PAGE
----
- Margaret Murphy noted that there is much that needs to be done to define appeals process and overlapping grievance procedures.
- Kate noted that there will be a six month planning process and funds built in for partner agencies
- Deb Polun asked about independence of OHA given that Healthcare Advocate notes that she reports to the Lt. Governor. Kate will seek clarification about this, since OHA in statute reports to an independent board.
- HN Budget does include funds for evaluation and for additional funds for ASO. Ombudsman budget related to what OHA projected for numbers of appeals based on their current experiences.
- Matt said there must be outreach and education of physicians.
- Karyl Lee raised concerns about OHA being overseen by DSS and how that impacts their independent role. ( Should there be a contracted external body that is independent?) CMS required that DSS be the applicant and must be involved. Kate indicated that safeguards can be discussed during six month planning process.
- Deb asked why Xerox and Access Health are included. Kate said Xerox is enrollment broker and must be involved in how to protect consumer rights. Xerox would be ad hoc.
- Sheldon indicated part of the reason for independent ombudsman is that state does have an interest in saving money, and ombudsman should have no interest in this and should be looking at system issues. Sheldon raised whether OHA is truly independent, and is free from conflicts of interests, since part of its work reports directly to the Lt. Governor. SIM project is in OHA and is controversial. So is Ombudsman “truly” independent from conflict issues?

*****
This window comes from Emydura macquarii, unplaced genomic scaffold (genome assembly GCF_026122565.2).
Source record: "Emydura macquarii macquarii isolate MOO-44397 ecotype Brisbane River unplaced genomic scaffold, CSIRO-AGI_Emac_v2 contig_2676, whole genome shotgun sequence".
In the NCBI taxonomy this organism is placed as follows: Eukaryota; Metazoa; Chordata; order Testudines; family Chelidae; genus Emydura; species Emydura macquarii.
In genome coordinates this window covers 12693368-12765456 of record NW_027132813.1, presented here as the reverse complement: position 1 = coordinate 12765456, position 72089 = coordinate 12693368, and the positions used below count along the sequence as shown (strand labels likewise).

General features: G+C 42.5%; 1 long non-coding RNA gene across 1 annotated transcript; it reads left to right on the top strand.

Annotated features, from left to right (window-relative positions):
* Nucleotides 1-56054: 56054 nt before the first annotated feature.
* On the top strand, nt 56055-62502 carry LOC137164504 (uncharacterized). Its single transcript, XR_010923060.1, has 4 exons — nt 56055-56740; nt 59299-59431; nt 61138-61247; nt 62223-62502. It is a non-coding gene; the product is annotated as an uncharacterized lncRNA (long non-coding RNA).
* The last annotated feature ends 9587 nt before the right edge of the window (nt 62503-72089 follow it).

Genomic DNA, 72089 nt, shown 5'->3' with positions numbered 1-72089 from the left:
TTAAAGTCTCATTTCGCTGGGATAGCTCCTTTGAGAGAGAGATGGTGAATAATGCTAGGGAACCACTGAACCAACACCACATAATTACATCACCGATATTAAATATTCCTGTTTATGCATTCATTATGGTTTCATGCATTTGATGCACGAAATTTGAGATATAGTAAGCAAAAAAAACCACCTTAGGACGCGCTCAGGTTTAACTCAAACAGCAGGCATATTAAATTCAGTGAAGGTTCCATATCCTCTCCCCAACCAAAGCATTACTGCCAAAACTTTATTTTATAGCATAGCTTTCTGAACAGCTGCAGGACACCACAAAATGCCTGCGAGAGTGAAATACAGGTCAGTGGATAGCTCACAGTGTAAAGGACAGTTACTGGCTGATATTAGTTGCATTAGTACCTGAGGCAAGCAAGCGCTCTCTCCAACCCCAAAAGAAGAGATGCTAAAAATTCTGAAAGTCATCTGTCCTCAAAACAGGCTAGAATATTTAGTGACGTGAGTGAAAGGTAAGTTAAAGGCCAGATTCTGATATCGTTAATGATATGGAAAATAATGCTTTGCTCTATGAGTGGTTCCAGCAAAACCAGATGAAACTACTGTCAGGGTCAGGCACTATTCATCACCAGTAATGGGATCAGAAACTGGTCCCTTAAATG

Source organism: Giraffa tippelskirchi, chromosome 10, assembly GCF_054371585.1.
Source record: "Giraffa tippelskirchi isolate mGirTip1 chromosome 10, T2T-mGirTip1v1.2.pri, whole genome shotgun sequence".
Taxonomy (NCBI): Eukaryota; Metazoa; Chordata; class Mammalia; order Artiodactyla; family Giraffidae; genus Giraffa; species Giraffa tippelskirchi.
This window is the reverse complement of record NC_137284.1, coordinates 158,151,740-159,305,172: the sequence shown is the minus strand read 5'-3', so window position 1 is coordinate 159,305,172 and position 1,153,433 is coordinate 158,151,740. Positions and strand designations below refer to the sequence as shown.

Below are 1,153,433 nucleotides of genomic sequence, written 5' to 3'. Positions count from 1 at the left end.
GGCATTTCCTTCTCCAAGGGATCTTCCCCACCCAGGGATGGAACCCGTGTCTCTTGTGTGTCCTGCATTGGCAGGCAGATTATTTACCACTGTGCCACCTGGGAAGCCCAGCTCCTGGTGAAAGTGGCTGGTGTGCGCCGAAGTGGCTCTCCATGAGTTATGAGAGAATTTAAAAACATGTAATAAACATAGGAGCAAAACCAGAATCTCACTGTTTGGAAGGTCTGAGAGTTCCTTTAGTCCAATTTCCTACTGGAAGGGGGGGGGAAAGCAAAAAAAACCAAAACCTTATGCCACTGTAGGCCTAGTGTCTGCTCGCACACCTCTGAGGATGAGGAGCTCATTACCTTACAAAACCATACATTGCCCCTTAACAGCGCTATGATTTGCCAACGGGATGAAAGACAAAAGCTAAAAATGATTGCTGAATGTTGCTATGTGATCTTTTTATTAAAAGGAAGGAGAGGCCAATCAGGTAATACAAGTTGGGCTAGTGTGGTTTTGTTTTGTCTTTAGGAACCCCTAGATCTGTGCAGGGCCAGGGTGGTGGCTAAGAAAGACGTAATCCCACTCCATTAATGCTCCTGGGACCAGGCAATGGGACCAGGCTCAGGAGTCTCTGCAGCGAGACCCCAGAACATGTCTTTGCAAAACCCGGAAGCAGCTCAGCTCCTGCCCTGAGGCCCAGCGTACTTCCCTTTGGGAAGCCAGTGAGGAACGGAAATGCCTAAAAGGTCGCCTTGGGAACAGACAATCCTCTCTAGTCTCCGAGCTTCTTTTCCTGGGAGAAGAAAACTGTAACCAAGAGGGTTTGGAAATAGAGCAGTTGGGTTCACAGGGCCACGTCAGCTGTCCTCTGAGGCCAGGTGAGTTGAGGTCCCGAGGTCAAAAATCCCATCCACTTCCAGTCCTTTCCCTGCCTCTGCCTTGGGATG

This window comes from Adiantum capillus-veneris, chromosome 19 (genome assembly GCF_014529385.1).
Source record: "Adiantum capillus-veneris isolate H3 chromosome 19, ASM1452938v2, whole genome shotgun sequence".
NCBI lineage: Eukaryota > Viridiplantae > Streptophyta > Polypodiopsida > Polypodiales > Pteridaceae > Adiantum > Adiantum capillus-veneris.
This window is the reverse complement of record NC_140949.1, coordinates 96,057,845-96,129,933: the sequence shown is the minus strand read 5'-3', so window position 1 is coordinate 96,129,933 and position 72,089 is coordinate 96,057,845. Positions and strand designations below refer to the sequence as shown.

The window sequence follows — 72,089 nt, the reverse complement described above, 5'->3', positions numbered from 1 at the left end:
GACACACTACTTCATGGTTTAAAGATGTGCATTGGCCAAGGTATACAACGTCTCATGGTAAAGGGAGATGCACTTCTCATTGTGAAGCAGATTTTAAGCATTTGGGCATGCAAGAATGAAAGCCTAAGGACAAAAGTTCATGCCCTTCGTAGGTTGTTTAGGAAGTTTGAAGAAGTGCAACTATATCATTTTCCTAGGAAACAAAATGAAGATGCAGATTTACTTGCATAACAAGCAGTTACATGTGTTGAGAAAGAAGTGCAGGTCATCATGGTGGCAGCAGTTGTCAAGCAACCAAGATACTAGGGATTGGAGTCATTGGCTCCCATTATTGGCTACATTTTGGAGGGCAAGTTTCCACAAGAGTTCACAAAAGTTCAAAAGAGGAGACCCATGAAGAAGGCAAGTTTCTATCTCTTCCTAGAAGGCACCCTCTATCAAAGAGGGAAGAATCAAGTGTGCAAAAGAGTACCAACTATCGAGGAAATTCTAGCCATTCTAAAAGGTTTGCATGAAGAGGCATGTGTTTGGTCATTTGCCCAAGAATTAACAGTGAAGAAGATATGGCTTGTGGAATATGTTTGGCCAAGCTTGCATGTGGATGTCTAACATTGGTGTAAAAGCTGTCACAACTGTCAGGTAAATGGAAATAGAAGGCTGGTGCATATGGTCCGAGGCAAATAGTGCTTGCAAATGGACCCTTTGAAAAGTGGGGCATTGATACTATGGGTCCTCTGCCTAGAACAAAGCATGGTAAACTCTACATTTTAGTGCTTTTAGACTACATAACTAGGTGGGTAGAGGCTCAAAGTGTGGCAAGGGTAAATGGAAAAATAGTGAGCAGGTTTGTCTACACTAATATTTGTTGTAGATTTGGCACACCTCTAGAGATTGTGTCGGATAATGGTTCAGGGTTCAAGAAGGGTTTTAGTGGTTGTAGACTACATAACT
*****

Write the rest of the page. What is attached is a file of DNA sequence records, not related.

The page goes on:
- Matt Katz raised issue on Org chart. The Complex Care Committee is part of an oversight function as mandated by the Legislature, and the Org chart does not show any connection. Kate indicated that this is formatting issue and should show “dotted” line relationship to Duals project and to Ombudsman.
- Kate will report back to the committee in February re independence issues.
- Molly Gavin clarified that CT Department of Social Services has had the vision to recognize other organizations as core partners in regional Aging and Disability Resource Centers (ADRC). Connecticut Community Care, Inc. (CCCI) is a core partner in the Eastern and North Central CT ADRC.
Sheila reported that a subcommittee will be set up to focus on issues of underservice, first focusing on duals and then on broader Medicaid populations. The subcommittee will be co-chaired by Ellen Andrews and Claudio Gualitieri, and members will predominantly be advocates and consumers with provider trade associations represented. The subcommittee will work cooperatively with the SIM initiative. Kate reported that she met with NCQA re this issue. They pointed to their person centered medical home measures, and then doing studies re patient experience. Kate noted that there has been very little done about this issue nationally. CHN has used the NCQA tool and allows a powerful view into patient’s relationship and experience with their physician.
Kate added that state’s request to waive 3 day hospital inpatient stay for skilled nursing care has been included in the NY MOU.
Sheila B. Amdur, Co-Chair, CCC